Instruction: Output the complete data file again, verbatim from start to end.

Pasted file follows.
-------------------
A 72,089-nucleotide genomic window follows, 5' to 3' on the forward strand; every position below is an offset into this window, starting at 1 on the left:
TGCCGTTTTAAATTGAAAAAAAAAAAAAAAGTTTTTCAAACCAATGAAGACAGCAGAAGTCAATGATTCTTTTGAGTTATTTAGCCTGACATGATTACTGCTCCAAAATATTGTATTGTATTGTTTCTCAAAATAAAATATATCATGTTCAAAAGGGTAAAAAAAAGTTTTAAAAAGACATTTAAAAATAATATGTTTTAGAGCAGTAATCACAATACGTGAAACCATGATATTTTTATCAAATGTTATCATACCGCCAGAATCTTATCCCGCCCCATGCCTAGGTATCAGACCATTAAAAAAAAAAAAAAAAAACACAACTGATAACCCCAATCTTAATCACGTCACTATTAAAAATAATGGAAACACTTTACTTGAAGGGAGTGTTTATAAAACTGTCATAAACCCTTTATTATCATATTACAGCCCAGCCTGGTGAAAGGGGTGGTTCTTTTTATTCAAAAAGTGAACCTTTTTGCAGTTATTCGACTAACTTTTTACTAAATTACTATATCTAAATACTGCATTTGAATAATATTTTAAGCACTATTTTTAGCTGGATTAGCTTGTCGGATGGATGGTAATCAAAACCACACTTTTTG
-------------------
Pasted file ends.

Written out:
A 72,089-nucleotide genomic window follows, 5' to 3' on the forward strand; every position below is an offset into this window, starting at 1 on the left:
TGCCGTTTTAAATTGAAAAAAAAAAAAAAAGTTTTTCAAACCAATGAAGACAGCAGAAGTCAATGATTCTTTTGAGTTATTTAGCCTGACATGATTACTGCTCCAAAATATTGTATTGTATTGTTTCTCAAAATAAAATATATCATGTTCAAAAGGGTAAAAAAAAGTTTTAAAAAGACATTTAAAAATAATATGTTTTAGAGCAGTAATCACAATACGTGAAACCATGATATTTTTATCAAATGTTATCATACCGCCAGAATCTTATCCCGCCCCATGCCTAGGTATCAGACCATTAAAAAAAAAAAAAAAAAACACAACTGATAACCCCAATCTTAATCACGTCACTATTAAAAATAATGGAAACACTTTACTTGAAGGGAGTGTTTATAAAACTGTCATAAACCCTTTATTATCATATTACAGCCCAGCCTGGTGAAAGGGGTGGTTCTTTTTATTCAAAAAGTGAACCTTTTTGCAGTTATTCGACTAACTTTTTACTAAATTACTATATCTAAATACTGCATTTGAATAATATTTTAAGCACTATTTTTAGCTGGATTAGCTTGTCGGATGGATGGTAATCAAAACCACACTTTTTG